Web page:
Term of Award

Spring 2011

Degree Name

Doctor of Education in Educational Leadership (Ed.D.)

Document Type and Release Option

Dissertation (restricted to Georgia Southern)

Copyright Statement / License for Reuse

Creative Commons License
This work is licensed under a Creative Commons Attribution 4.0 License.


Department of Leadership, Technology, and Human Development

Committee Chair


Committee Member 1

Marina, Brenda

Committee Member 2


Committee Member 3


Committee Member 3 Email


Committee Member 4


Committee Member 4 Email



The purposes of this study was to (1) examine the extent that locus of control influences the organizational commitment of Chief Housing Officers and (2) look at background factors of Chief Housing Officers and any relationships to the level of locus of control and organizational commitment. The roles of Chief Housing Officers are ones that require a wide array of skills and include a multitude of daily job stressors. How a Chief Housing Officer manages these stressors has an impact on the success and longevity of his or her career within the role. When organizational commitment is high, it is more likely that longevity and a particular level of success will be obtained. The level of locus of control a person has is related to their level of organizational commitment. Specifically, if an individual has a high sense of internal locus of control then the individual will experience a higher level of organizational commitment. Existing research examines the high attrition rates among workers in the student affairs field and the relation to level of organizational commitment. However, at the time of this study, there has been limited research that determines if such a relationship exists for Chief Housing Officers. In addition, there has been no specific research study that has examined the effects of locus of control on Chief Housing Officers' organizational commitment.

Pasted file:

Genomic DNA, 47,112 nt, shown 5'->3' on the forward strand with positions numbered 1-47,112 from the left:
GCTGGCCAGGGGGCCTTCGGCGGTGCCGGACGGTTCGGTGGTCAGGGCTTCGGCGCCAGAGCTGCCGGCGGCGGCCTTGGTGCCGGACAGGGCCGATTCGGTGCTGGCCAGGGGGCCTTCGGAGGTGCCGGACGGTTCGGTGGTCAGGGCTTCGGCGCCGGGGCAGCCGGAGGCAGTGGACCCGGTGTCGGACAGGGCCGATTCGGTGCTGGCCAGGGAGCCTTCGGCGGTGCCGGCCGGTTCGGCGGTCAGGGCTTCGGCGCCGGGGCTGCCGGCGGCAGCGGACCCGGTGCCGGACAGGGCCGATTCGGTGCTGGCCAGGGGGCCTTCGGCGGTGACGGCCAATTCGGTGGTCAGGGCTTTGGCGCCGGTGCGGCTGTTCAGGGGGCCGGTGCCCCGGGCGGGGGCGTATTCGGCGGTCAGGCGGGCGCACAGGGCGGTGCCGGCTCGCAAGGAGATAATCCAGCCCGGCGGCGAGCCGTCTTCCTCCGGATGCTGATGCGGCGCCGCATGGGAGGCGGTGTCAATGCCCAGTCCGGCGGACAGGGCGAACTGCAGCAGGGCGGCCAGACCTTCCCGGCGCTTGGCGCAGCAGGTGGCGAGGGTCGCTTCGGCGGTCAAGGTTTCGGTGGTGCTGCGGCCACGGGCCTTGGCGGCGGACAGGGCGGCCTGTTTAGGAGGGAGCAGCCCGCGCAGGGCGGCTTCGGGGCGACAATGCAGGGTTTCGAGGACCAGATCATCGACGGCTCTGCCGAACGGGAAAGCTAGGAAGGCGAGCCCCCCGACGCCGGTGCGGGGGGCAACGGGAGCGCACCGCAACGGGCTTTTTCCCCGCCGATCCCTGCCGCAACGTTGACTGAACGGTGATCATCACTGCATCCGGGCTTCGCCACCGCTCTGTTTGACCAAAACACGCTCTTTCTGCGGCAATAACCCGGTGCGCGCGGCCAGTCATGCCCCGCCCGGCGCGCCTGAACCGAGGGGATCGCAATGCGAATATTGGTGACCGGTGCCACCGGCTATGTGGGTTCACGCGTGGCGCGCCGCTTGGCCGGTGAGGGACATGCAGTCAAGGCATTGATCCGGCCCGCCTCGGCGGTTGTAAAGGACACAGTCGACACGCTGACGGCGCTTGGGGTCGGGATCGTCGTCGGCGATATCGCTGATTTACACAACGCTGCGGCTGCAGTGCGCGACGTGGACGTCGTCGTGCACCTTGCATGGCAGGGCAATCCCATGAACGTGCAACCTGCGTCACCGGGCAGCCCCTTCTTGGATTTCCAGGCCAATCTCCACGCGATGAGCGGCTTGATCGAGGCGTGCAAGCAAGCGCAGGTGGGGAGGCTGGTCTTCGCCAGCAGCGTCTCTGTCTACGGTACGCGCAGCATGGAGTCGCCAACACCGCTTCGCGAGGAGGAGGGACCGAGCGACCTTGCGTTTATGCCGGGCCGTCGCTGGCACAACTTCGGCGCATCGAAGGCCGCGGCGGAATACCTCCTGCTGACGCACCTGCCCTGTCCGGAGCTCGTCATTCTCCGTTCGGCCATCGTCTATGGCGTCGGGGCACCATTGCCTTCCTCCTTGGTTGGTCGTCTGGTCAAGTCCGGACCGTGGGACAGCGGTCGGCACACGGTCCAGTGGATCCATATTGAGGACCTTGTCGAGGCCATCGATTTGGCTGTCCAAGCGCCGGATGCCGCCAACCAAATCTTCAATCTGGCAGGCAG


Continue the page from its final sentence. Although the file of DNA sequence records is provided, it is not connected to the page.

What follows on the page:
Research Data and Supplementary Material